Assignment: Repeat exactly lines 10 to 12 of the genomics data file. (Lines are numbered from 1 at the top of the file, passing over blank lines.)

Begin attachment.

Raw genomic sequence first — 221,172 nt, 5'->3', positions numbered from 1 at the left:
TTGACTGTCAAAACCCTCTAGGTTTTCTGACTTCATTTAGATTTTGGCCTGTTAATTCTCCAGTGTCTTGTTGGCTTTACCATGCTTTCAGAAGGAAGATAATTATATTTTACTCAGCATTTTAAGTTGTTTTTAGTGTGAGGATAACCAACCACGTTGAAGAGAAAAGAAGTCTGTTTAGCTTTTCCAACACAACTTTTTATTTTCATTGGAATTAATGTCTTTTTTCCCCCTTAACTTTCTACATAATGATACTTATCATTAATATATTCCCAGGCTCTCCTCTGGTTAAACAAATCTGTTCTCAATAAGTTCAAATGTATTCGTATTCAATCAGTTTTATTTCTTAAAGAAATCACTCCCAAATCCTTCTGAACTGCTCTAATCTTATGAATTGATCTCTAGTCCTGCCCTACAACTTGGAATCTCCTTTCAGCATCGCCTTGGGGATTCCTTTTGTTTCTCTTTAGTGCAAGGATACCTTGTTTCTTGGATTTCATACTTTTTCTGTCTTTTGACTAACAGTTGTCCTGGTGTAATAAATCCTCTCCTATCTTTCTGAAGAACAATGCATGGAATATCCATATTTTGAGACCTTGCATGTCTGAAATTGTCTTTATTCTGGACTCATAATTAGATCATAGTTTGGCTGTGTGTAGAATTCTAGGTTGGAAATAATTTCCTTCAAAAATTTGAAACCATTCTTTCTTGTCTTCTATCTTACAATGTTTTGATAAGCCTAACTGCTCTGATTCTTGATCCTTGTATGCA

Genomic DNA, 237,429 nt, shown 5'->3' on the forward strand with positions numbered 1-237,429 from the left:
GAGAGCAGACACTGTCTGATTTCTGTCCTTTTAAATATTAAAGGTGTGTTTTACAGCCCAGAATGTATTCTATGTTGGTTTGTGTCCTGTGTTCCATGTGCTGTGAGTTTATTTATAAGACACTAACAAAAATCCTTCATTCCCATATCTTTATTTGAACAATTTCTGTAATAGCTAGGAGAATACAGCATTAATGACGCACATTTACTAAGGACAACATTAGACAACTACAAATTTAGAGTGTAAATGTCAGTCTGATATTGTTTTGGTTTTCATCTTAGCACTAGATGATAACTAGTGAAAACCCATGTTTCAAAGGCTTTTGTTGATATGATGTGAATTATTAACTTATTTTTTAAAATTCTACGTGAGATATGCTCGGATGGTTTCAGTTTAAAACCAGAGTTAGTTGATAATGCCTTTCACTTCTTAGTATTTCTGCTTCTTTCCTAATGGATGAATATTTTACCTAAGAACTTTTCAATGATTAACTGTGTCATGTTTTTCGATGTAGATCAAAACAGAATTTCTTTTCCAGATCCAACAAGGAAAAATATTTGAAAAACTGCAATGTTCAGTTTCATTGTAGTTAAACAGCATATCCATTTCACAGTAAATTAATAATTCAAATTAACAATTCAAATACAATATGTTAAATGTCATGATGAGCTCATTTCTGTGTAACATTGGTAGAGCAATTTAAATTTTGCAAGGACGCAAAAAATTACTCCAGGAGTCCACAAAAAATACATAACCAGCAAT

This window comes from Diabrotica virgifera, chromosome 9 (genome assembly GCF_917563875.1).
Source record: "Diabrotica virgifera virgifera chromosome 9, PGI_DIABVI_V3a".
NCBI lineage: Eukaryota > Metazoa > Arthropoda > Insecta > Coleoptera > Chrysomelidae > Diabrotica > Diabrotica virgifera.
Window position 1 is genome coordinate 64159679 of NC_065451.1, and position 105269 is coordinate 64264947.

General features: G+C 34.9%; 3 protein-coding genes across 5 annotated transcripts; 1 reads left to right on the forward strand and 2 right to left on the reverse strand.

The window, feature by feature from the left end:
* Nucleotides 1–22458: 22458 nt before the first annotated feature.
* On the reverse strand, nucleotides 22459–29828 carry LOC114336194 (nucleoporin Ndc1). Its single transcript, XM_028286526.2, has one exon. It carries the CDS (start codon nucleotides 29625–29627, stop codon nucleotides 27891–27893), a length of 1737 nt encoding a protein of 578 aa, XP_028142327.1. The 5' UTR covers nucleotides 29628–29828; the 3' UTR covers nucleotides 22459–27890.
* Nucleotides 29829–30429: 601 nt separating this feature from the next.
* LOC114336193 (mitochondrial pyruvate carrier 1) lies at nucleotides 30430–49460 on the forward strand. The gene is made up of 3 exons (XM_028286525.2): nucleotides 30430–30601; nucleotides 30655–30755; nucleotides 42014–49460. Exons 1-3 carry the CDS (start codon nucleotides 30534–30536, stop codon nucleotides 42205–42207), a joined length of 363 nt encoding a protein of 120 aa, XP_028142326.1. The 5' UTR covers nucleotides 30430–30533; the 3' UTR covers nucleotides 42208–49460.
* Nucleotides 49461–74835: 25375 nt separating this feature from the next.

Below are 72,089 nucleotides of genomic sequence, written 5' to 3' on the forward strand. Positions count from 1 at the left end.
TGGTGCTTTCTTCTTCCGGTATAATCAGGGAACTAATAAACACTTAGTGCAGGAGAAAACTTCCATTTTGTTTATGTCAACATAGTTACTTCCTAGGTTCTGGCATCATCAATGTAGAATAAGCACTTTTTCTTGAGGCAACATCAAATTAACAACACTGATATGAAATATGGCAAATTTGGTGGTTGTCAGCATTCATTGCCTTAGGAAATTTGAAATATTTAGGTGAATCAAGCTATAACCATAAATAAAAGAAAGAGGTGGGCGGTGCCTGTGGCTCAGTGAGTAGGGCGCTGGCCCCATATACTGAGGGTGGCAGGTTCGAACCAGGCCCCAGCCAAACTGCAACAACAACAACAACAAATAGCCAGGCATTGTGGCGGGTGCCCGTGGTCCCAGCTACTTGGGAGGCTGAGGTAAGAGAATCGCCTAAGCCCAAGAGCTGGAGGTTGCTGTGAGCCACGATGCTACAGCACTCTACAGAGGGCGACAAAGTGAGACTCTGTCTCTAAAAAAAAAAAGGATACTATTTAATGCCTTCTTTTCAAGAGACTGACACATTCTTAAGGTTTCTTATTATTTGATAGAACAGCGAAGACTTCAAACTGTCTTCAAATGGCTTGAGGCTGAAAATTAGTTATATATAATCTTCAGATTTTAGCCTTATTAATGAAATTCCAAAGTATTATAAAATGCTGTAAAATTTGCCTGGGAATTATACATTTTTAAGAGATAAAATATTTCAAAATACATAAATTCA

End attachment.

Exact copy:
The window, feature by feature from the left end:
* Nucleotides 1–22458: 22458 nt before the first annotated feature.
* On the reverse strand, nucleotides 22459–29828 carry LOC114336194 (nucleoporin Ndc1). Its single transcript, XM_028286526.2, has one exon. It carries the CDS (start codon nucleotides 29625–29627, stop codon nucleotides 27891–27893), a length of 1737 nt encoding a protein of 578 aa, XP_028142327.1. The 5' UTR covers nucleotides 29628–29828; the 3' UTR covers nucleotides 22459–27890.